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October 5, 2018

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Was AC judgment written in haste?

ISLAMABAD: The detailed judgment of Islamabad High Court (IHC) in Avenfield Apartments case clearly reflects that the judgment of Accountability Court (AC) announced on July 6 sentencing imprisonment to Sharfis was penned down in a haste.

The IHC detailed judgment holds that on one hand the AC acquitted the accused in corruption charges and on the other, convicted the accused for having assets beyond means with the same corruption charges from which they were acquitted.

The AC while convicting accused for having assets beyond means relied on a mysterious document whose author was “unknown” and wrote that reasons to declare this document “admissible” are given in the judgment but the AC judge simply forgot to write those reasons for accepting that basic and most crucial ‘document’ on which his judgment was based. IHC detailed judgment explained this whole aspect in great and interesting details. The AC judgment in Avenfield Reference was announced on July 6, some 19 days before conduct of general elections on July 25, 2018.

In para 23, the IHC detailed judgment points towards basic fact that Sharifs were specifically charged and tried under section 9(a)(iv) for corruption charges from which the AC acquitted them and NAB didn’t feel the need to challenge this acquittal.

The court also held that NAB failed to fulfil four basic ingredients for a conviction for having assets beyond means under section 9(a)(v) as defined by the Supreme Court in para-8 of the Ghani-ur-Rehman case.

In paras-24 and 25 of the detailed judgment, the IHC holds that under the principle defined by the apex court in Ghani-ur-Rehman case, NAB was supposed to provide the money spent to acquire the assets and sources of income of Nawaz Sharif at the alleged time of purchase of said properties in early nineties but NAB couldn’t do so. According to this para, neither is there any mention of the value of flats at their alleged time of their purchase nor are there any documents available on record in this regard.

The para further elaborates the AC judgment and helplessness of NAB by writing that there is only one document referred to in the judgment 'analysis chart of assets and liabilities’ relating to Nawaz Sharif which was neither prepared by NAB nor by the Panama JIT.

The relevant part of para reads, “The said document was tendered in evidence by Imran Masood, Investigating Officer, NAB, who had appeared as PW-18. The objection raised was not decided then and the same has been reproduced at page 59 of the judgment which is as follows;

"Under objection that firstly that this document is not prepared by this witness, secondly Wajid Zia appeared as head of JIT as PW-16, and he never stated that this document was prepared by JIT, nor did he get this document exhibited nor produced this document during his deposition and, therefore, this document is not admissible in the statement of this witness."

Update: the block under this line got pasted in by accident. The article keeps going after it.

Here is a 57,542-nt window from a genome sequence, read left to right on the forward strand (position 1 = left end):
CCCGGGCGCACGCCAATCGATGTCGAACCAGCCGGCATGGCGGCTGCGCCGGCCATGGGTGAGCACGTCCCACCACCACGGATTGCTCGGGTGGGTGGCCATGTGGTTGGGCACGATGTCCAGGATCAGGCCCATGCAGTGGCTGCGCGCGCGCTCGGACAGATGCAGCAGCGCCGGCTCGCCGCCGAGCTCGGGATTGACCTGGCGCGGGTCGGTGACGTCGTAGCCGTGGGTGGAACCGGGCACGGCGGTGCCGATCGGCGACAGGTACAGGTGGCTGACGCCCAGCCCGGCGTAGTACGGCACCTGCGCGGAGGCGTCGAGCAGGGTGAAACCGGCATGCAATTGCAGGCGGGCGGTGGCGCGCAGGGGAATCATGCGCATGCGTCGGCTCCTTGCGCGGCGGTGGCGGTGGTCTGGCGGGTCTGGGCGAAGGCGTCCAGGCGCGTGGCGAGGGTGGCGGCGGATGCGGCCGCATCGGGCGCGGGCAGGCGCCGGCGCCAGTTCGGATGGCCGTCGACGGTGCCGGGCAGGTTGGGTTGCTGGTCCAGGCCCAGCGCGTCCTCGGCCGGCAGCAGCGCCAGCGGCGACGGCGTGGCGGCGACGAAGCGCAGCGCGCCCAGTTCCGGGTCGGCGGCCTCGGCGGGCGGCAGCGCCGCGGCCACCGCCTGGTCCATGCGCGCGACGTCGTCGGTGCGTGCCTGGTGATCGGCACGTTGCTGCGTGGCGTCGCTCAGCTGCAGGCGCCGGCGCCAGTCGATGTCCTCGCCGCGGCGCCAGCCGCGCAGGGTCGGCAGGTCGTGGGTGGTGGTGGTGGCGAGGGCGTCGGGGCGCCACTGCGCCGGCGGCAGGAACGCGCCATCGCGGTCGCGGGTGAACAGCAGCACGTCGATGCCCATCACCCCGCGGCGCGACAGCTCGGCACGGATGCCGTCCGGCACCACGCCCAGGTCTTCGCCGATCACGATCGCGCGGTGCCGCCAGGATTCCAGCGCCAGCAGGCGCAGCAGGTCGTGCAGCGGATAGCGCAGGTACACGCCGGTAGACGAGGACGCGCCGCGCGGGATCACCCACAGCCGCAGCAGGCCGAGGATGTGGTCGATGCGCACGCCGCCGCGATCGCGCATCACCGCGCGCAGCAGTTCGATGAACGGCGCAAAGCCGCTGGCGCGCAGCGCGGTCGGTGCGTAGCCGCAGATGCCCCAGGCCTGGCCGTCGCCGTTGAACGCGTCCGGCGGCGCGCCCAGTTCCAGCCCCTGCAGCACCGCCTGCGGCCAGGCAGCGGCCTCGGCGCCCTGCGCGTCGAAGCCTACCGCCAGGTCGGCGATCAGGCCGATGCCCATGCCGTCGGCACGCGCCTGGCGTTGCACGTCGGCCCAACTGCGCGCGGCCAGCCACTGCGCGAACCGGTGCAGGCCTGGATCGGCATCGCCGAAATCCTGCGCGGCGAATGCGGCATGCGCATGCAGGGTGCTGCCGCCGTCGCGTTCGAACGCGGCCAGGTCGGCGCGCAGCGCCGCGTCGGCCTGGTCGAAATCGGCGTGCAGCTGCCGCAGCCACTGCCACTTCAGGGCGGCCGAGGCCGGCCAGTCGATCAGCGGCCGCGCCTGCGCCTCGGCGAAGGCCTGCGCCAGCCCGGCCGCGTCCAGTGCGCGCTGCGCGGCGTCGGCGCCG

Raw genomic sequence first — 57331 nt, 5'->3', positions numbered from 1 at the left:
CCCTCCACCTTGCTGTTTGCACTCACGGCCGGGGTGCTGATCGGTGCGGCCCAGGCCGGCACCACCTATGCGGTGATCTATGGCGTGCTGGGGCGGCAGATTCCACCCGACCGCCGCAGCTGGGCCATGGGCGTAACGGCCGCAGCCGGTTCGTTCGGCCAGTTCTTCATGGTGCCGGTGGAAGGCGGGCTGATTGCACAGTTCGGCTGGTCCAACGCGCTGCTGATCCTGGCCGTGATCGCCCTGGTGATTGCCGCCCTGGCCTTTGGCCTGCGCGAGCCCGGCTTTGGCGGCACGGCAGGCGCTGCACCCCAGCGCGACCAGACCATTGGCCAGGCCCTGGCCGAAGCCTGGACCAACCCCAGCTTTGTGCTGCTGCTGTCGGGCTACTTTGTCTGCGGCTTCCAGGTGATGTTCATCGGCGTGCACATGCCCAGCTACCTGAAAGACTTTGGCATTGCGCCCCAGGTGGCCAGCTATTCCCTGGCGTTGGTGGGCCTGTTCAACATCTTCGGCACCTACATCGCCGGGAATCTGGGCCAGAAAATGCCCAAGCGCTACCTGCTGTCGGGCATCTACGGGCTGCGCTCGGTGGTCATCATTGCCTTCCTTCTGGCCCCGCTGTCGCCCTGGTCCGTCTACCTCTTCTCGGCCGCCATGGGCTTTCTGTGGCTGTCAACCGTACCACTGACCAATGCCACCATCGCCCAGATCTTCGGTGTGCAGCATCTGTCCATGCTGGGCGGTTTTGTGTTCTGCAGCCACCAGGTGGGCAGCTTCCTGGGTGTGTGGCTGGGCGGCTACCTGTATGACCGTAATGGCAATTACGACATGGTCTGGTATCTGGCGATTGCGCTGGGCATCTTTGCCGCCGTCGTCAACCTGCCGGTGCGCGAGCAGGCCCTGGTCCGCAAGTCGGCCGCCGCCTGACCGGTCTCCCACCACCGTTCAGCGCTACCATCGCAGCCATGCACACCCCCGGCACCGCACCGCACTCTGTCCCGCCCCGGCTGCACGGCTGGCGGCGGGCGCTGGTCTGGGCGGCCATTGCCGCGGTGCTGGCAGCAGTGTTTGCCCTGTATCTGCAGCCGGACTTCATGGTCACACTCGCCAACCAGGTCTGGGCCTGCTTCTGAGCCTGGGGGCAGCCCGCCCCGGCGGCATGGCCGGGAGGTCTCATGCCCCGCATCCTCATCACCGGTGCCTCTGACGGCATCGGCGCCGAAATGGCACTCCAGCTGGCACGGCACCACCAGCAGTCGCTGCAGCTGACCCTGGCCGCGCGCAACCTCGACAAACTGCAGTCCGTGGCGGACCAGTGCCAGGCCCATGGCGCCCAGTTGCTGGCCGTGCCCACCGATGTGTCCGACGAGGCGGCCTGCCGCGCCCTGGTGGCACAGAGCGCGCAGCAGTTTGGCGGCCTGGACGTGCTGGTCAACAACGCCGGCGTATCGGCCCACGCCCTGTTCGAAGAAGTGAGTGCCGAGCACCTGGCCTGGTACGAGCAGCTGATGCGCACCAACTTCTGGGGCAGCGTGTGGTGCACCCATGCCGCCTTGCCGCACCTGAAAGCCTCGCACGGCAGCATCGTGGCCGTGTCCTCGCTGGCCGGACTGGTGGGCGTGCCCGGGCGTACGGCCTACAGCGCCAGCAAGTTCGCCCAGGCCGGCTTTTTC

According to the detailed IHC judgment, this analysis chart was an inadmissible document in all respects as nobody knew from where it came and who made it but the AC judge declared it as “admissible” and wrote that he will record the reasons for overruling the objection raised by the defence counsel and for declaring the document “admissible”.

This inadmissible document was the most crucial evidence used to convict the accused but the AC simply forgot to record the reasons for making this mysterious document admissible. Who made it and how it became the part of the record will always remain a mystery.

The relevant part of the Para-25 which describes this amusing situation reads, “25. The learned trial court however has recorded “overruled, reasoning is given herein discussion". It has not been denied before us that the witness who had tendered this crucial document had admitted during his cross examination that he had no concern therewith nor knew when it was prepared or by whom. We have carefully gone through the judgment but could not find the reasoning recorded by the learned Accountability Court for holding the document ex-PW.18/13 as admissible. The determination of the evidentiary value of this document was crucial after taking the recorded evidence into consideration, particularly the deposition of PW.16 and PW.18.”

Para-25 further reads, “There is yet another important question which has been raised by the learned counsel for Petitioner No. 1 to the effect that there has been no determination of the value of the Avenfield Apartments at the time when they were alleged to have been acquired. There is no mention of this aspect in the judgment. We asked the learned counsels for the Bureau to show us the relevant portion in the judgment, or any document tendered in evidence, reflecting the value of the apartments when they were alleged to have been acquired i.e. between 1993 and 1996, so as to meet the requirements highlighted by the august Supreme Court in the case of Ghani-ur-Rehman. Rather than referring to the judgment or any document from the record they stated that values could be obtained through "Google".”

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